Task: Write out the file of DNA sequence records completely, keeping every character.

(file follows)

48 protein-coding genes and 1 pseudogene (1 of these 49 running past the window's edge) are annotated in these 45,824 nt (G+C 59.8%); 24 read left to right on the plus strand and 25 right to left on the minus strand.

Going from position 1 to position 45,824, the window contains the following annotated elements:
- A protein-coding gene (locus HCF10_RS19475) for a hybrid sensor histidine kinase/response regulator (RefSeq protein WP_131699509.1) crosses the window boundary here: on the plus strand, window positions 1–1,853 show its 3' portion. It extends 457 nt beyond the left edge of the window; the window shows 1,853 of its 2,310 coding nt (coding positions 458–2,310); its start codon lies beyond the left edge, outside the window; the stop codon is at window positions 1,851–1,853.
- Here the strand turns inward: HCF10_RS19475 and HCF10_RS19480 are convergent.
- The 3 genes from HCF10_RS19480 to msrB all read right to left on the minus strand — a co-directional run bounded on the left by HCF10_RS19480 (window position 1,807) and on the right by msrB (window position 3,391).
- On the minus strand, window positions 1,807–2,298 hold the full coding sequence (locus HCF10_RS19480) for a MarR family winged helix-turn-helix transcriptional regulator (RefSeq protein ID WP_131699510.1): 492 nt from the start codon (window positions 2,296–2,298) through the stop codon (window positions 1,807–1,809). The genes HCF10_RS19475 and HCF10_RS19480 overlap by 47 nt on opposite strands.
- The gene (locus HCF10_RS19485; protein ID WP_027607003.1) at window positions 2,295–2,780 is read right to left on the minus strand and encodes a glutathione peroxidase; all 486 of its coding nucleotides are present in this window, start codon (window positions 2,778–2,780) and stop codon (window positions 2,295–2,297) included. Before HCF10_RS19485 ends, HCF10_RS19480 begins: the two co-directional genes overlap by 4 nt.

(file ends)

48 protein-coding genes and 1 pseudogene (1 of these 49 running past the window's edge) are annotated in these 45,824 nt (G+C 59.8%); 24 read left to right on the plus strand and 25 right to left on the minus strand.

Going from position 1 to position 45,824, the window contains the following annotated elements:
- A protein-coding gene (locus HCF10_RS19475) for a hybrid sensor histidine kinase/response regulator (RefSeq protein WP_131699509.1) crosses the window boundary here: on the plus strand, window positions 1–1,853 show its 3' portion. It extends 457 nt beyond the left edge of the window; the window shows 1,853 of its 2,310 coding nt (coding positions 458–2,310); its start codon lies beyond the left edge, outside the window; the stop codon is at window positions 1,851–1,853.
- Here the strand turns inward: HCF10_RS19475 and HCF10_RS19480 are convergent.
- The 3 genes from HCF10_RS19480 to msrB all read right to left on the minus strand — a co-directional run bounded on the left by HCF10_RS19480 (window position 1,807) and on the right by msrB (window position 3,391).
- On the minus strand, window positions 1,807–2,298 hold the full coding sequence (locus HCF10_RS19480) for a MarR family winged helix-turn-helix transcriptional regulator (RefSeq protein ID WP_131699510.1): 492 nt from the start codon (window positions 2,296–2,298) through the stop codon (window positions 1,807–1,809). The genes HCF10_RS19475 and HCF10_RS19480 overlap by 47 nt on opposite strands.
- The gene (locus HCF10_RS19485; protein ID WP_027607003.1) at window positions 2,295–2,780 is read right to left on the minus strand and encodes a glutathione peroxidase; all 486 of its coding nucleotides are present in this window, start codon (window positions 2,778–2,780) and stop codon (window positions 2,295–2,297) included. Before HCF10_RS19485 ends, HCF10_RS19480 begins: the two co-directional genes overlap by 4 nt.